Further consideration of the gene expression profiling experiments described above highlights another significant implication for the use of prognostic germ line polymorphism testing. Such studies were done predicated on the hypothesis that the metastasis predictive gene expression patterns were induced by early somatic events that occurred during oncogenesis. Therefore, this strategy for identifying those patients at increased risk of metastasis would be useful only after the initiation and diagnosis of a primary tumor. Because there is evidence that dissemination may be an early, rather than a late event, this would preclude some forms of preventative action. However, because metastasis risk alleles could be screened before initiation of tumorigenesis, one can envision situations where individuals at high risk of both cancer and subsequent metastasis might be enrolled in chemoprevention regimens not only to reduce their cancer risk but also to reduce the potential burden of secondary lesions. The feasibility of this scenario was again shown in our mouse model. Chronic caffeine exposure either before or after the development of palpable mammary tumors significantly reduced metastatic burden (13), suggesting that nontoxic small agent molecules may be found that could be used for similar effects in humans.

As for our understanding of the metastatic process, the discovery of the role of constitutional polymorphism may require us to greatly broaden the concept of metastasis-associated genes. To date, such genes have been identified by comparison of primary and metastatic tumors, usually looking for differences in expression or common regions of amplification or deletion. These methods have yielded a number of interesting and important genes whose activities are significantly activated or suppressed during progression. Little consideration has, however, been given to those sets of genes in which subtle functional changes, either at the transcriptional, translational, or functional level, have a major effect on metastasis. Why have we missed them? One reason is that our model systems do not offer the opportunity to investigate the effects of genetic variation upon metastatic progression. For example, earlier studies frequently employed cell lines, many of which are derived from homozygous inbred mice, and were reimplanted into homozygous inbred mice. Thus, the opportunity to investigate the effects of genetic variation on metastatic progression has simply not been addressed. In addition, much of the focus has been on the tumor cell itself. Significant functional variation in stromal cells, mediated by allelic variation, at the site of either the primary or secondary tumor, may have major implications on whether any given disseminated cell is able to complete the metastatic cascade.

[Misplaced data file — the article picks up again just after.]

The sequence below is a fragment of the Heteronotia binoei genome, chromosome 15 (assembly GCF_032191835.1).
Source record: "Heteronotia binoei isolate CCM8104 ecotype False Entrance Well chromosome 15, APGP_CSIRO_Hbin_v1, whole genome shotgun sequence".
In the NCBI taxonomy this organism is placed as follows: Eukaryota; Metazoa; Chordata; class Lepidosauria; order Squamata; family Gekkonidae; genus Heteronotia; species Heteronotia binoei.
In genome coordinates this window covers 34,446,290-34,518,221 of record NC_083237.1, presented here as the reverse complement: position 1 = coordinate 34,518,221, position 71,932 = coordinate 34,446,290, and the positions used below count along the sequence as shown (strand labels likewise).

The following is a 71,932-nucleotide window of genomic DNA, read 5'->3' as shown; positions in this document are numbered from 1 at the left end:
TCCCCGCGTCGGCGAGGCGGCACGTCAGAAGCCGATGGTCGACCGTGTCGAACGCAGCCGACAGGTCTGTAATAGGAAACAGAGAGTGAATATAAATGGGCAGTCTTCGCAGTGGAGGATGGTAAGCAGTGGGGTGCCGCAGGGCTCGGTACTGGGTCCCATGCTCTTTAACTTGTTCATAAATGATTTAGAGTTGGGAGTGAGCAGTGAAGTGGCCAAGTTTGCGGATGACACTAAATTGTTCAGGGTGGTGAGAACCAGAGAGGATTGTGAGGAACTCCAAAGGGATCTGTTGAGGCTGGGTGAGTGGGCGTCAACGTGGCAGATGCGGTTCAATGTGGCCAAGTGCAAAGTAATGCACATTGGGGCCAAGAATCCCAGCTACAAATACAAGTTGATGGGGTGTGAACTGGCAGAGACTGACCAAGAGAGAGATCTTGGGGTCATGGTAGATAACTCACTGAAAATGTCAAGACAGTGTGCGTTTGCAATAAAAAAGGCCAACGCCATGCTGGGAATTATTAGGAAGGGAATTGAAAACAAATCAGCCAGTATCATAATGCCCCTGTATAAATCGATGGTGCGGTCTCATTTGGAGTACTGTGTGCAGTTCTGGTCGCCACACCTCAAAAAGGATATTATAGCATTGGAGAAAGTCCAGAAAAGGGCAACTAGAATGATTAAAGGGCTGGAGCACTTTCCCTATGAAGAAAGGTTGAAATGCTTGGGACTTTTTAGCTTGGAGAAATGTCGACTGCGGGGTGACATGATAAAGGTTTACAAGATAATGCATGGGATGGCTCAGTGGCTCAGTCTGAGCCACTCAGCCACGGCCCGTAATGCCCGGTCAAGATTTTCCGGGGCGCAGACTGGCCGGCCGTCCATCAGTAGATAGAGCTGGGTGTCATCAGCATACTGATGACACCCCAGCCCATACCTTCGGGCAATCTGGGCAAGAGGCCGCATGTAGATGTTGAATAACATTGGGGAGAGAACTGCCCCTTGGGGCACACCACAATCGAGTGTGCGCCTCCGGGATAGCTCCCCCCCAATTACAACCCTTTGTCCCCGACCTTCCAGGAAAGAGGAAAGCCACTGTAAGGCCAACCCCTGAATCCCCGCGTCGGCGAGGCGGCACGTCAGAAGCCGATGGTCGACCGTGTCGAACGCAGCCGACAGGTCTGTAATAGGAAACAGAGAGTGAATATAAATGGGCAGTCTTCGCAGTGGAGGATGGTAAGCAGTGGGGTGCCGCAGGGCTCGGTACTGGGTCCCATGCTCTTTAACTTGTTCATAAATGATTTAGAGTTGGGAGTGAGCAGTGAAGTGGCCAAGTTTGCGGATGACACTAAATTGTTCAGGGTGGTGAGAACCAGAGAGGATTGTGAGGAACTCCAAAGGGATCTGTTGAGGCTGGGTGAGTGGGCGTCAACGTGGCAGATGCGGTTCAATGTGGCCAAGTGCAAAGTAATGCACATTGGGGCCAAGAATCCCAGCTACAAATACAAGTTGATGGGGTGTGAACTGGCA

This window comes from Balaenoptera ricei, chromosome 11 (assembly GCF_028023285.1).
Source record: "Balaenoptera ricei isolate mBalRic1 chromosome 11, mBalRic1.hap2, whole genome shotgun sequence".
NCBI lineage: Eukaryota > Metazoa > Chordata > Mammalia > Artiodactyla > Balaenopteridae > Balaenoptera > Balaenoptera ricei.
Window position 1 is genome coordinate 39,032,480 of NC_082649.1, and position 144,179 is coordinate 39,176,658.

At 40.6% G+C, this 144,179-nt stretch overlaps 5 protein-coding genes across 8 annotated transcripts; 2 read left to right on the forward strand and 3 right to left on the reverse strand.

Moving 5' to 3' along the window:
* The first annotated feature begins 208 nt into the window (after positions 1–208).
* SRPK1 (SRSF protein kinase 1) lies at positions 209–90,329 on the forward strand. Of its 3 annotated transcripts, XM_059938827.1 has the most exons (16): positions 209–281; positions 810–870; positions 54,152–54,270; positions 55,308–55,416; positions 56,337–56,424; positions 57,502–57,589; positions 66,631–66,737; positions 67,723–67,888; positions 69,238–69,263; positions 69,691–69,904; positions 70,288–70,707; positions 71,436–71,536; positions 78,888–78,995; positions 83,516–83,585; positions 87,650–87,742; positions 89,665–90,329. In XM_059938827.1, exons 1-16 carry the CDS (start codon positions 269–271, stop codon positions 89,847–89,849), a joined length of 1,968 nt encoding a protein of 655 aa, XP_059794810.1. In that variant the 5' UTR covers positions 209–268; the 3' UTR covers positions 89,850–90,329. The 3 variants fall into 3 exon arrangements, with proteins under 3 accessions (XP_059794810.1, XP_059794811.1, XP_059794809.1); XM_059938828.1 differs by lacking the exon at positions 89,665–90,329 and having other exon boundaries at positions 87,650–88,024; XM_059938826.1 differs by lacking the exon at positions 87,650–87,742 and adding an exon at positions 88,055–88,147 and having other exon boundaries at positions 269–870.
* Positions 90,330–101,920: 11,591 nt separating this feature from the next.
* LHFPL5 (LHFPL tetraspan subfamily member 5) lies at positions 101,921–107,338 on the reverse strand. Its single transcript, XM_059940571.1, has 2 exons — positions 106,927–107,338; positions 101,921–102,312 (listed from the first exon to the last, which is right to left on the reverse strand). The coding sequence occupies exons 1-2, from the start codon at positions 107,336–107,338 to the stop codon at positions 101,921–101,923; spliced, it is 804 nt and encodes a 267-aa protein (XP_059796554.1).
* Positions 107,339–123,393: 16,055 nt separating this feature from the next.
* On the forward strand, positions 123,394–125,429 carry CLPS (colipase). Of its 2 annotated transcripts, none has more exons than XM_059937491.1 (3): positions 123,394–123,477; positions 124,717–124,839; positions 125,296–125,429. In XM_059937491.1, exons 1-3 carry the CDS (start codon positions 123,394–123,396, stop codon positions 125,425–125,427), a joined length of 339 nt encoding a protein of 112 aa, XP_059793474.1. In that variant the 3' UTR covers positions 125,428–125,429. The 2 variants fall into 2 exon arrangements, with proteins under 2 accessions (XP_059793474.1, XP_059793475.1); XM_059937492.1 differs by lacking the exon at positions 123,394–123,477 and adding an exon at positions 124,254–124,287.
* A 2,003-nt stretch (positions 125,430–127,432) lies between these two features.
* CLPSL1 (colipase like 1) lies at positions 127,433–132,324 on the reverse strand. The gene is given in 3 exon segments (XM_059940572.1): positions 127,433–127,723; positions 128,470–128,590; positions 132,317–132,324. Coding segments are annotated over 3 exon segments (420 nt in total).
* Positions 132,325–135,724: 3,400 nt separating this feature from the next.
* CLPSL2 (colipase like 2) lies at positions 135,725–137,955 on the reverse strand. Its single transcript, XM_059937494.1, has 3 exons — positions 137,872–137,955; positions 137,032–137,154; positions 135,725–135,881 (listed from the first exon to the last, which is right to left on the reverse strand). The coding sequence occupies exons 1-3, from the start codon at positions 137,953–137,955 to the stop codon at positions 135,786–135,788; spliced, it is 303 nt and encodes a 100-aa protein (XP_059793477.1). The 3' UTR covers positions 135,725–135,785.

These results have also required our laboratory to expand our working definition of metastasis-related genes to encompass those genes expressed in all tissues, not just the tumor epithelium or stroma at the either primary or secondary site. Disseminating cells, by virtue of their entry into the vasculature and/or lymphatics, have the potential to interact with a staggering number of cell types, each of which may influence tumor cells in a unique manner. Because disseminated cells can reside in the individual for years or even decades, there exists the possibility that these cells are transiting through the body multiple times, acquiring new characteristics at each site until they are able to proliferate at their final location. Thus, allelic variations in genes that function in most tissues may play an important role in the success or failure of a tumor to spread.

Analysis of the role of germ line polymorphism in metastatic progression has the potential of enlightening us to new aspects of this critically important cancer process but also to greatly confound us by expanding the already too-complex complexity of the system. For now, the important point remains that in addition to somatic changes that contribute to the metastatic cascade, an individual's inheritance also seems to play a significant role. Exploitation of this fact may provide an important clinical tool for prognosis and prevention of the most lethal aspect of cancer.

Grant support: Intramural Research Program of the NIH/National Cancer Institute/Center for Cancer Research.